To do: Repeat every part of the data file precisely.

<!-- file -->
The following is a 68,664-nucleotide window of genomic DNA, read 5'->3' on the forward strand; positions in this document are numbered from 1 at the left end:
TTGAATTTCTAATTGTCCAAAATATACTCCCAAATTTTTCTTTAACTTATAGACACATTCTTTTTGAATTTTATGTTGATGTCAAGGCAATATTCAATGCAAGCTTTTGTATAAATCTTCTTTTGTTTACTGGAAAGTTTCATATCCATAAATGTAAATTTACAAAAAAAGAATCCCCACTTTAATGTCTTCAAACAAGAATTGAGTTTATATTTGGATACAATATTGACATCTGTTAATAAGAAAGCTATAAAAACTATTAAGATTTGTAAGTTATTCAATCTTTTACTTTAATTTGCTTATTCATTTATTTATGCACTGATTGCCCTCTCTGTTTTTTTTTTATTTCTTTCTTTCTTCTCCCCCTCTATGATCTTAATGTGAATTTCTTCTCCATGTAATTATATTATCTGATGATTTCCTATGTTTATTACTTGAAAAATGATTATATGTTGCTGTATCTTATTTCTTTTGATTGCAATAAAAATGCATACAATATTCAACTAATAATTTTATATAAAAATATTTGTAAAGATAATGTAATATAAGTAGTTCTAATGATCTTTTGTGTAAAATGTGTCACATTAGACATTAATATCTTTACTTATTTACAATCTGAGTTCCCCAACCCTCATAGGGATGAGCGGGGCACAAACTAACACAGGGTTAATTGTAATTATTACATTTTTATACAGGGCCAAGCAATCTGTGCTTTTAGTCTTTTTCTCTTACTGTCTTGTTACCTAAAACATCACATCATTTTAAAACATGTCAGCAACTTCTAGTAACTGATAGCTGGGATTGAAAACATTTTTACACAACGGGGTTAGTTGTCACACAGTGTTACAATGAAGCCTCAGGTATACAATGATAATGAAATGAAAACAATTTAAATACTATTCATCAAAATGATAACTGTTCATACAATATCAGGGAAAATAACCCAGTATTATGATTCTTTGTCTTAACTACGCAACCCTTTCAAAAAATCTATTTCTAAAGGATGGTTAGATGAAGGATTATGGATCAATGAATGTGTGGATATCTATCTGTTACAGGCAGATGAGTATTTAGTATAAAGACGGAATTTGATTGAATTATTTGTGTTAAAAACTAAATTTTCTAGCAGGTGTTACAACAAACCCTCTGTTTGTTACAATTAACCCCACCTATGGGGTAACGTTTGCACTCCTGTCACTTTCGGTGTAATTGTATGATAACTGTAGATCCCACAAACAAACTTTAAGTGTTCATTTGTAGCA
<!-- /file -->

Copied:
The following is a 68,664-nucleotide window of genomic DNA, read 5'->3' on the forward strand; positions in this document are numbered from 1 at the left end:
TTGAATTTCTAATTGTCCAAAATATACTCCCAAATTTTTCTTTAACTTATAGACACATTCTTTTTGAATTTTATGTTGATGTCAAGGCAATATTCAATGCAAGCTTTTGTATAAATCTTCTTTTGTTTACTGGAAAGTTTCATATCCATAAATGTAAATTTACAAAAAAAGAATCCCCACTTTAATGTCTTCAAACAAGAATTGAGTTTATATTTGGATACAATATTGACATCTGTTAATAAGAAAGCTATAAAAACTATTAAGATTTGTAAGTTATTCAATCTTTTACTTTAATTTGCTTATTCATTTATTTATGCACTGATTGCCCTCTCTGTTTTTTTTTTATTTCTTTCTTTCTTCTCCCCCTCTATGATCTTAATGTGAATTTCTTCTCCATGTAATTATATTATCTGATGATTTCCTATGTTTATTACTTGAAAAATGATTATATGTTGCTGTATCTTATTTCTTTTGATTGCAATAAAAATGCATACAATATTCAACTAATAATTTTATATAAAAATATTTGTAAAGATAATGTAATATAAGTAGTTCTAATGATCTTTTGTGTAAAATGTGTCACATTAGACATTAATATCTTTACTTATTTACAATCTGAGTTCCCCAACCCTCATAGGGATGAGCGGGGCACAAACTAACACAGGGTTAATTGTAATTATTACATTTTTATACAGGGCCAAGCAATCTGTGCTTTTAGTCTTTTTCTCTTACTGTCTTGTTACCTAAAACATCACATCATTTTAAAACATGTCAGCAACTTCTAGTAACTGATAGCTGGGATTGAAAACATTTTTACACAACGGGGTTAGTTGTCACACAGTGTTACAATGAAGCCTCAGGTATACAATGATAATGAAATGAAAACAATTTAAATACTATTCATCAAAATGATAACTGTTCATACAATATCAGGGAAAATAACCCAGTATTATGATTCTTTGTCTTAACTACGCAACCCTTTCAAAAAATCTATTTCTAAAGGATGGTTAGATGAAGGATTATGGATCAATGAATGTGTGGATATCTATCTGTTACAGGCAGATGAGTATTTAGTATAAAGACGGAATTTGATTGAATTATTTGTGTTAAAAACTAAATTTTCTAGCAGGTGTTACAACAAACCCTCTGTTTGTTACAATTAACCCCACCTATGGGGTAACGTTTGCACTCCTGTCACTTTCGGTGTAATTGTATGATAACTGTAGATCCCACAAACAAACTTTAAGTGTTCATTTGTAGCA